Quantum thermometer using nanodiamonds senses a ‘fever’ in tiny worms C. elegans

a team from osaka city university, in collaboration with other international ptners, has demonstrated a reliable and precise microscope-based thermomt that wox'n live, microscopic animals based on quantum tek, specifically, detecting temperature-dependent properties of quantum spins in fluorescent nanodiamonds.

the research is published in sci advances.

the optical microscope is 1-odda most basic tulz for analysis in biology that uses visible lite to allo the naked eye to see microscopic structures. inna modern lab, fluorescence microscope, an enhd version of the optical microscope with various fluorescent biomarkers, is + frequently used. recent advancements in such fluorescence microscopy ‘ve alloed for live imaging of the details offa structure, and through this, obtaining various physiological paramts in these structures, s'as ph, reactive oxygen species, and temperature.

quantum sensing is a tek that exploits the ultimate sensitivity of fragile quantum systems to the surrounding environment. high-contrast mris are exs of quantum spins in fluorescent diamonds and are somd' most advanced quantum systems working atta forefront of real-realm applications. applications of this teknique to thermal biology were introduced 7 yrs ago to quantify temperatures inside cultured cells. however, they had yet to be applied to dynamic biological systems where heat and temperature are + actively involved in biological processes.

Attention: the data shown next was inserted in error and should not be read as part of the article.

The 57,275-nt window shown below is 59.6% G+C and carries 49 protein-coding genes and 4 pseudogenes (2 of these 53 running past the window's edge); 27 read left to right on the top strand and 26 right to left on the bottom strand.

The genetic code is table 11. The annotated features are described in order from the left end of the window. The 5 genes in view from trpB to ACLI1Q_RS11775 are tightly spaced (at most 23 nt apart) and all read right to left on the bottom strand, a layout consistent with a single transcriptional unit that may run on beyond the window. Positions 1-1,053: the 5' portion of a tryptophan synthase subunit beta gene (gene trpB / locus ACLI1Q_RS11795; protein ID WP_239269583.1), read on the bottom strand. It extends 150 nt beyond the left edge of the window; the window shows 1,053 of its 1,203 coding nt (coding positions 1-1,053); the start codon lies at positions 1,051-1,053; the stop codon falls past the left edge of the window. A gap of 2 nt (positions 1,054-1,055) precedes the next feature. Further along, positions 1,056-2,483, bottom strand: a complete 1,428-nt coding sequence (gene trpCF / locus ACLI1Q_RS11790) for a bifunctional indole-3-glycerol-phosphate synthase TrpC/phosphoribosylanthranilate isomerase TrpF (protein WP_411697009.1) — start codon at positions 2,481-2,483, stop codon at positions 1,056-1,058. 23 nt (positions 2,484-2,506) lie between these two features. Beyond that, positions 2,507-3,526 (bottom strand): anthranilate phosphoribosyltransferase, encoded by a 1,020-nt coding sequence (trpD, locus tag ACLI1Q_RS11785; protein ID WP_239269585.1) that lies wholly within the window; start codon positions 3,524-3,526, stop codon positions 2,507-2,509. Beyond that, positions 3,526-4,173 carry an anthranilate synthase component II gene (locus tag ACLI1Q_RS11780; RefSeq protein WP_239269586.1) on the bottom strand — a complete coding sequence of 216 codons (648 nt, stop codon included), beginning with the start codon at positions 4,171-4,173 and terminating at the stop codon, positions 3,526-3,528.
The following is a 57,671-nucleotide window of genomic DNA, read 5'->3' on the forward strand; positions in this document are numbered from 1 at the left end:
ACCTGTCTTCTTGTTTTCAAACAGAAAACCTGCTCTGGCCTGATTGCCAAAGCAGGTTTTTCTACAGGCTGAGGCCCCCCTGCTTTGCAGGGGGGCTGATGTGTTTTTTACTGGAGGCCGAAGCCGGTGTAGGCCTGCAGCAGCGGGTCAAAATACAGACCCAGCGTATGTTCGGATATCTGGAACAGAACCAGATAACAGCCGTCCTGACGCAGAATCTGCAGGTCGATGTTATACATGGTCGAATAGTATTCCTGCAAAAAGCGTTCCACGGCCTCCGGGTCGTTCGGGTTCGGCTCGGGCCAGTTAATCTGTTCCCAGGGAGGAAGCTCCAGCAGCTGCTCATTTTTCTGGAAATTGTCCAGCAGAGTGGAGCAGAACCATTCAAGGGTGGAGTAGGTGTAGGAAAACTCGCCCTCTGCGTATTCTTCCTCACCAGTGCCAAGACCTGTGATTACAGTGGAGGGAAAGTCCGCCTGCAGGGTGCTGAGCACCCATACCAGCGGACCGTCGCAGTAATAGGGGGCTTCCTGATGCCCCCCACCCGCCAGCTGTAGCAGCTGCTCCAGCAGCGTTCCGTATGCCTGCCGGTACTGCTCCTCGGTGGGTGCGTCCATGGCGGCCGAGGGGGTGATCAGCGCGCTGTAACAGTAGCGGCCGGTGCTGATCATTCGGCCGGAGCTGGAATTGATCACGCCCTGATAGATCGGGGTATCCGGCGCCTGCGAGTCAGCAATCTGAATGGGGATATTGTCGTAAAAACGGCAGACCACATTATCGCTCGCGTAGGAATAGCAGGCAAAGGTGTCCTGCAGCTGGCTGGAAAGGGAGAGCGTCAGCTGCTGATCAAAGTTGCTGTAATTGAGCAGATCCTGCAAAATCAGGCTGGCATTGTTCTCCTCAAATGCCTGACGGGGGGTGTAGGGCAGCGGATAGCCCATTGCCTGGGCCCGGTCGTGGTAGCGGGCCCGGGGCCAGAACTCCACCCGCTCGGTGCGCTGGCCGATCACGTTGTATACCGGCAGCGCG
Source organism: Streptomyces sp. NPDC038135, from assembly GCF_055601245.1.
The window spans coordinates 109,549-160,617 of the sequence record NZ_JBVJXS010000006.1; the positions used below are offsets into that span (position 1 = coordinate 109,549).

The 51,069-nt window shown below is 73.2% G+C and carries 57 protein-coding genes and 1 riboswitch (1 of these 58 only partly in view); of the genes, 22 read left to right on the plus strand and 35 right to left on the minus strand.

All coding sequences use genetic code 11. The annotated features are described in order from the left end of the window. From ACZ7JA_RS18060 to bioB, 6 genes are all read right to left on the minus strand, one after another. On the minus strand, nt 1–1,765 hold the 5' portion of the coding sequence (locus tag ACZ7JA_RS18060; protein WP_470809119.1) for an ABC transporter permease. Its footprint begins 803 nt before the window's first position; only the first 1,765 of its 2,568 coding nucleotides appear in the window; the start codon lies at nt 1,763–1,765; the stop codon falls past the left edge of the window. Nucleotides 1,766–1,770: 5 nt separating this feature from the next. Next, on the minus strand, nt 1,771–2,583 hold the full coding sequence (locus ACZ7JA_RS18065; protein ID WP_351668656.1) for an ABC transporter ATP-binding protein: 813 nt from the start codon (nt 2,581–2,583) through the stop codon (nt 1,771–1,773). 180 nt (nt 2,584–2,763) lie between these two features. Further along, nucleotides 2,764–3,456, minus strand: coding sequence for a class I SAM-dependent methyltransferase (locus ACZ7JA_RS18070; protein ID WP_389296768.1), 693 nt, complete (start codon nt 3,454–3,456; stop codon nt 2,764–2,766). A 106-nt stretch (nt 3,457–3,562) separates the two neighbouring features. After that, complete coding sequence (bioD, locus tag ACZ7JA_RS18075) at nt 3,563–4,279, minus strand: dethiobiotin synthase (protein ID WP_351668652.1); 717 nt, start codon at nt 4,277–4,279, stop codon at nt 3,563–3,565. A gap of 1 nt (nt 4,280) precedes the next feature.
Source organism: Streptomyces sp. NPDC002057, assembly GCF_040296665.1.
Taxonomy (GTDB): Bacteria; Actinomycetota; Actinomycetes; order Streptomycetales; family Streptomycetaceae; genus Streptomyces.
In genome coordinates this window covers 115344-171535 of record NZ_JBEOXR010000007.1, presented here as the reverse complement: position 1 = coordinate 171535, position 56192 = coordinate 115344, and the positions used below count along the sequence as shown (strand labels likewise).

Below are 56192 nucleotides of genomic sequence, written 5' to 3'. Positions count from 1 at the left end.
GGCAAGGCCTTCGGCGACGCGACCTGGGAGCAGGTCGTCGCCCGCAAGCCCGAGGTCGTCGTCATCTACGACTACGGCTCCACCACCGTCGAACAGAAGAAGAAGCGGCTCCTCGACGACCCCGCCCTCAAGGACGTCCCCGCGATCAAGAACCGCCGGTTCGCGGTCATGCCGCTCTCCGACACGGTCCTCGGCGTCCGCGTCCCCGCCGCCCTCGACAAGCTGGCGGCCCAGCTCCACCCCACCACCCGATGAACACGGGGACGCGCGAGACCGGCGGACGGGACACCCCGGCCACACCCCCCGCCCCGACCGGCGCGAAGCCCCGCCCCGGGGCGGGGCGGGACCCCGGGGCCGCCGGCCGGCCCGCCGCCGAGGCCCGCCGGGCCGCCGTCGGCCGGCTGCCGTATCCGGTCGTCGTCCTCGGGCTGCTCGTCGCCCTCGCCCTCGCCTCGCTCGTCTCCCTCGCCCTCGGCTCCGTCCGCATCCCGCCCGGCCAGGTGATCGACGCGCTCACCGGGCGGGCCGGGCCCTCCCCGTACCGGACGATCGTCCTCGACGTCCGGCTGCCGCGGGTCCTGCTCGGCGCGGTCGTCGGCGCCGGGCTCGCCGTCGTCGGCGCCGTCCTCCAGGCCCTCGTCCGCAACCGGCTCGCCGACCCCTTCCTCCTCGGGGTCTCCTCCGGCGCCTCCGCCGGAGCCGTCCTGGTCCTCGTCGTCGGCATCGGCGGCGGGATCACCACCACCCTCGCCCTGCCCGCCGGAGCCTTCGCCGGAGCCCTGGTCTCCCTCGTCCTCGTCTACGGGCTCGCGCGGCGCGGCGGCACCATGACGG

the research team decorated the surface of the nanodiamonds with polymer structures and injected them to c. elegans nematode worms, 1-odda most pop model animals in biology. they needed to know the base “healthy” temperature of the worms. once inside, the nanodiamonds moved quickly but'a team’s novel quantum thermometry algorithm successfully tracked them and steadily measured the temperature. a fever was induced within the worms by stimulating their mitochondria witha pharmacological treatment. the team’s quantum thermomt successfully envisaged a temperature increase inna worms.

“twas fascinating to see quantum tek work so well in live animals and i never imagined the temperature of tiny worms ≤ 1 mm in size ‘d deviate from the norm and develop into a fever,” said masazumi fujiwara, a lecturer atta deptment of sci at osaka city university. “our results are an primordial milestone thall guide the future direction of quantum sensing as it shows how it contributes to biology,”

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materials provided by osaka city university. note: content maybe edited for style and length.

original content at: www.scidaily.com…
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